– by a Staff Reporter
Rumtek: At least four items have been found to be missing so far – and one of them given away to Ugyen Trinley Dorje – from the articles of faith belonging to the Karmapa at the Rumtek Dharma Chakra’s enthronement room. The work inside the main treasure room did not begin till the time of going to press because none of the parties involved could produce the key to the door of the room, bringing in another twist in the controversy.
A bell and a dorje, item No. 14 in the ‘List of Ritual Objects’ in Schedule ‘A’ properties, and described as “Old ‘Korlo ma’ bell, with dorje with piece of turquoises (sic). Dorje is gold plated and a little defect on the spokes” was not found during the inventorisation. The representatives of Goshir Gyaltsab Rinpoche is reported to have told the Commissioner that the set, used by the 14th Karmapa, and considered to be very holy, has already been given to Ugyen Trinley Dorje, one of the two main claimants to the throne of the Karmapa.
Along with this, other precious items missing are Item No. 11(Silver foot of silver – sic –carved lotus, gold flower and turquoises); Item No. 33 (Mixed metal mirror gilded with gold flower and one torquoises(sic) in the center; and Item No. 34 (Mixed metal mirror, with seven auspicious signs on the back) According to agency reports, Sonam Ongmu, speaking on behalf of the Goshir Camp, confirmed that the bell-and-dorje set has been given to Ugyen Trinley Dorje. There was no information about where the other items have gone. Meanwhile, the process of inventorisation was reduced to a formality as the keys to the main room where the Karmapa treasures are left could not be traced. None of the parties accepted that they have the keys.
V.K. Sharma, the Commissioner appointed by the District Court (North and East), for taking inventory of Rumtek Dharma Chakra Centre properties, was left with little option. The camp of Goshir Gyaltsab Rinpoche, who are in occupation of Rumtek at present, had said that that the seal on the lock could be broken, since it had not been put by the 16th Gyalwa Karmapa, “but had been put on the lock by the members of the monk’s body in 1992’’. They have even agreed to get a locksmith to make a duplicate key for the lock and have it opened for the Commissioner to take the inventory of the main artifacts and ritual objects. However, the Commissioner has said that he would seek the court’s advice on this before breaking the seal. The entire process for inventory is of five days and is to culminate on 13 July as per schedule. Till 11 July, 42 items have been taken up for inventorisation.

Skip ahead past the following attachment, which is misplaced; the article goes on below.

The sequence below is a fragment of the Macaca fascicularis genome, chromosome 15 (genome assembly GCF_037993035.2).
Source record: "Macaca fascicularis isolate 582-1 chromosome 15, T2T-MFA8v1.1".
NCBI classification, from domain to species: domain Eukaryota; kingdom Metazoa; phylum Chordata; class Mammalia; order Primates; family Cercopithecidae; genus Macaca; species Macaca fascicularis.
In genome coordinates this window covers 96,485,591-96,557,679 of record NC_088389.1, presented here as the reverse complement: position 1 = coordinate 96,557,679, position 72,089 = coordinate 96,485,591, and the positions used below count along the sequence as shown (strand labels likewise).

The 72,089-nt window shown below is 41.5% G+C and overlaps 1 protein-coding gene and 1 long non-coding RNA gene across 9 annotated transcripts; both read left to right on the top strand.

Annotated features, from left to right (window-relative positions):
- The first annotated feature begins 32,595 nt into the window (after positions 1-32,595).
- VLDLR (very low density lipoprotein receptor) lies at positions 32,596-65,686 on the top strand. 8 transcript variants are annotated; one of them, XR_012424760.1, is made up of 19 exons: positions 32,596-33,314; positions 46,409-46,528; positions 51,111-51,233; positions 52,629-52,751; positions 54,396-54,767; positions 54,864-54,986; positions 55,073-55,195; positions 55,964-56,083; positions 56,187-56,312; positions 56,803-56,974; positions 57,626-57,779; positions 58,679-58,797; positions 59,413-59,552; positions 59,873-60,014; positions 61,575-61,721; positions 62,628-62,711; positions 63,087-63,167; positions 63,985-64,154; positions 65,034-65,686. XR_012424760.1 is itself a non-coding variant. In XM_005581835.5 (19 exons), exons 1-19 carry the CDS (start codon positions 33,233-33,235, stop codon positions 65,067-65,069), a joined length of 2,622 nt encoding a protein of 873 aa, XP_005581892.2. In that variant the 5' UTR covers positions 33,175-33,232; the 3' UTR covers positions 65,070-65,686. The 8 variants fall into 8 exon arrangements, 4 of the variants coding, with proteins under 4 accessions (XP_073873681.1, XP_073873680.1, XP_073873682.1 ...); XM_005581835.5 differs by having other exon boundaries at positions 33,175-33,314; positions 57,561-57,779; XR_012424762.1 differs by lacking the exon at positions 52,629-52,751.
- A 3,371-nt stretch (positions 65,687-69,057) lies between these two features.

Some sacred texts were found to be missing as well, though it could not be concluded that they have been taken away, till the time that the inventorisation is completed. The Commissioner has now just two days to complete the inventorisation, and Item No. 61 itself will take a very long time to scrutiny, as it contains “226 pieces of Chamgos (mask dance uniforms) made up of antique Chinese brocades. Among the 226 pieces, four pairs of Chamgos, made during the reign of Kublia Khan, depict fir pattern. These are in the main prayer hall in cupboards having 1,000 Buddha statues. By the time this is invemtorised, the Commissioner will have no time left for opening the main room. He has so far not sought the intervention or the advice of the court regarding the breaking of the seal, getting a duplicate key made and the room opened. None of the two main parties are reportedly willing to move the court either.
Earlier, on 8 July, the Commissioner had reached Rumtek at around 11.00 am, and has taken his office that Gyaltsab Rinpoche’s followers had, as per court orders, made for him. He had held rounds of discussions and offered prayers at the shrine. Later he had inspected the Monastery in General, reviewing the rooms that hold the sacred treasures. Till lunch, the keys could not be traced, though a few months earlier, Goshir Gyaltsab had said he had handed over the keys to the Tsurphu Lhabrang. The meetings broke for lunch and later, the Commissioner went back to work at around 2.30 pm. The first day’s inventorisation work ended past 4.00 pm, and the Commissioner along with other officials left for Gangtok.
The Commissioner was, however, not available for comments. In general, he has refused to speak with the press and even during his last visit in April, he had said that he would only communicate with the court, to which he is solely responsible. Phunshuk Lama (ADC to Ogyen Trinley Dorje), Tenzing Namgyal (general secretary of Tsurphu Lhabrang Office in Exile) and one advocate representing Goshir Gyaltsab Rinpoche, along with T.S. Gyaltsen, Gyanjyoti Khangsa and an advocate for the Karmapa Charitable Trust representing the plaintiff are involved in the inventory process.
Out of ‘The Weekend Review’ in their ‘Sikkim Update’
page No. 10, and dated 12-18 July, 2002